Within the next seven years, the world could undergo irretrievable change. It could emit enough greenhouse gases from fossil fuel combustion to cross the threshold for dangerous global heating in the year 2027. Or it could exceed what is supposed to be the globally-agreed target for containing catastrophic climate change − just 1.5°C above the average level for most of the last 10,000 years − a little later, in the year 2042. But on present trends, according to new research, the world is committed, whatever happens, to the crossing of its own threshold for irreversible climate change within that 15-year window. If that happens, then there is a high probability that some of the politicians and world leaders who, in Paris, in 2015, agreed an almost global accord to contain climate change to “well below” 2°C, will have to address their own failure to make it happen.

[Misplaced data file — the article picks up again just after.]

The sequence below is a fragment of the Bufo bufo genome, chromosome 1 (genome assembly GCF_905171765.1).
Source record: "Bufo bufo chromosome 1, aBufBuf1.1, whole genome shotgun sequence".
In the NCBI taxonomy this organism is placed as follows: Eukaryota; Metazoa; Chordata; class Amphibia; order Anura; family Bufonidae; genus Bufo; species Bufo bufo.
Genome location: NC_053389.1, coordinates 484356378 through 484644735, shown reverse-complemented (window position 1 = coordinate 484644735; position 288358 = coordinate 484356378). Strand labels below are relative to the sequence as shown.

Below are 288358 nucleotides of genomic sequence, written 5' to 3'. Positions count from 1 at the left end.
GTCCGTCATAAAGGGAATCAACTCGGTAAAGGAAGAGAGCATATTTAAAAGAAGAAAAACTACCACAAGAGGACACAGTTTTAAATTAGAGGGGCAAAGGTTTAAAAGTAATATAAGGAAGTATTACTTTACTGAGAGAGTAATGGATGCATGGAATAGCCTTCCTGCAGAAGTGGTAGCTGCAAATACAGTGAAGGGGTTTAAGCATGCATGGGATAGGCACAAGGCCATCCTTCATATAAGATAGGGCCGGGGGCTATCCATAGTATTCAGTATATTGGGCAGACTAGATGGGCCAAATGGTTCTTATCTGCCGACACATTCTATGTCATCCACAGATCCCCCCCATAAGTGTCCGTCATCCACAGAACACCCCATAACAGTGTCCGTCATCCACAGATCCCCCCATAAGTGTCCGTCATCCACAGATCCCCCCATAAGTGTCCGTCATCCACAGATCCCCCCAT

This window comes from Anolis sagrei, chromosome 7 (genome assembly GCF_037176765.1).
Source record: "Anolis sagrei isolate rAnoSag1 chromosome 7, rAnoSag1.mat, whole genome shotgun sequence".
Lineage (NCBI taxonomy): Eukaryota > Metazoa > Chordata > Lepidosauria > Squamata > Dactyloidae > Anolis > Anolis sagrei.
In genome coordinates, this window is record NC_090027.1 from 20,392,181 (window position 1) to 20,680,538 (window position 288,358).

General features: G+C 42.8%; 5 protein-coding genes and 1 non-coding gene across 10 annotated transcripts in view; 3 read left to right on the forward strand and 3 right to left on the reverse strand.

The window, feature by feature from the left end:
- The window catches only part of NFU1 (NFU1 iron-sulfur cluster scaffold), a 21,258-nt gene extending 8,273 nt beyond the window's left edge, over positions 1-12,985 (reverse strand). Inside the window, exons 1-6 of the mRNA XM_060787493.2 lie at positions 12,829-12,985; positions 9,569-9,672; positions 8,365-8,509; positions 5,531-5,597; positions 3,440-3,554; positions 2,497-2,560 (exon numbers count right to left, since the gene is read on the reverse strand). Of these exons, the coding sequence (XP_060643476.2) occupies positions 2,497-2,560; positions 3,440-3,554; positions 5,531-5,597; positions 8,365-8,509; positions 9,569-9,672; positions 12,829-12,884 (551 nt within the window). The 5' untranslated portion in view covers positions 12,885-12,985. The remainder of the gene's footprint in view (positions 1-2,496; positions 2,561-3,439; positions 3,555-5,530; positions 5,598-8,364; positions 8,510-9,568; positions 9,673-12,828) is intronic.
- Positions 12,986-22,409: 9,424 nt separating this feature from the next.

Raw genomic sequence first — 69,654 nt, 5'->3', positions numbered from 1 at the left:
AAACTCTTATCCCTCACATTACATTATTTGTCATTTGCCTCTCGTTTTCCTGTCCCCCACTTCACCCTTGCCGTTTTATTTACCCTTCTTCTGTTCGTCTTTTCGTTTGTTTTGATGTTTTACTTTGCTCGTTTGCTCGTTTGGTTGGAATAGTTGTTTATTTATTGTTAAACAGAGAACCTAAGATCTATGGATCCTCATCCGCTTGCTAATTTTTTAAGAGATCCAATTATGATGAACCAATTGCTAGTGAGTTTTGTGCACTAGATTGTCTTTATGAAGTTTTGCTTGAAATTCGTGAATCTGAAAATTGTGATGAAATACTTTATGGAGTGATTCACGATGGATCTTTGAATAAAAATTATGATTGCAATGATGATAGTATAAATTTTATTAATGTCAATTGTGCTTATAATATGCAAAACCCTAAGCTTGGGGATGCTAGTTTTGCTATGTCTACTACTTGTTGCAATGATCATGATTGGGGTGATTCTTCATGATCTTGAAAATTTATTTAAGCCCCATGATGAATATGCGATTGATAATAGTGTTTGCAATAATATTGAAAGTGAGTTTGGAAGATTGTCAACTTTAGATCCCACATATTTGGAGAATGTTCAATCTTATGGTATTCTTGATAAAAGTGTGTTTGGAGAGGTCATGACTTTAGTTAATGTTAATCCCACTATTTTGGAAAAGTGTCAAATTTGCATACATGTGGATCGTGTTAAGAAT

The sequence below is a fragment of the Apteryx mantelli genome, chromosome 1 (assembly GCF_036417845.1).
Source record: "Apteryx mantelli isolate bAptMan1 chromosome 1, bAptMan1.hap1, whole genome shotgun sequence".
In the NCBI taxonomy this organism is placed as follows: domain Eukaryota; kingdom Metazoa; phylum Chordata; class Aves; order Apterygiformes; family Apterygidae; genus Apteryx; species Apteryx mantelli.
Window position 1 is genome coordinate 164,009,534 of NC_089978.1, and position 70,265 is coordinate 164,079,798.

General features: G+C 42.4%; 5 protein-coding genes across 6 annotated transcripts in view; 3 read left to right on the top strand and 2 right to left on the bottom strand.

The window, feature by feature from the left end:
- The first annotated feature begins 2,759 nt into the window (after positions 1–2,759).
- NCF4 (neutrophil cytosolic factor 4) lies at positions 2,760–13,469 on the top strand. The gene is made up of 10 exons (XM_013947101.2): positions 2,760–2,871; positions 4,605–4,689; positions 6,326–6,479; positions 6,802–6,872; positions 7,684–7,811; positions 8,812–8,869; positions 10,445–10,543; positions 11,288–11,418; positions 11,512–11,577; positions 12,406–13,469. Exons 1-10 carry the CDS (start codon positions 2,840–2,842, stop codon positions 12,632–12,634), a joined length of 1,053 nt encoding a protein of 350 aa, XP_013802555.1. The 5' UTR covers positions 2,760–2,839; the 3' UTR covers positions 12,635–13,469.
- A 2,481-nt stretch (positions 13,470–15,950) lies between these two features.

Climate News Network 4th Jan 2021 read more »
Urban regions around the world are likely to see a near-universal decrease in humidity as the climate changes, a study has found. The research suggests that building green infrastructure and increasing urban vegetation might be a safe bet for cities looking to mitigate rising temperatures. Half of the world’s population lives in urban areas, but cities only account for about 3% of global land surface. Lei Zhao, a scientist from the University of Illinois and the lead author of the paper published in Nature Climate Change, says this has meant that previous climate models have not produced data specific to cities.
Guardian 4th Jan 2021 read more »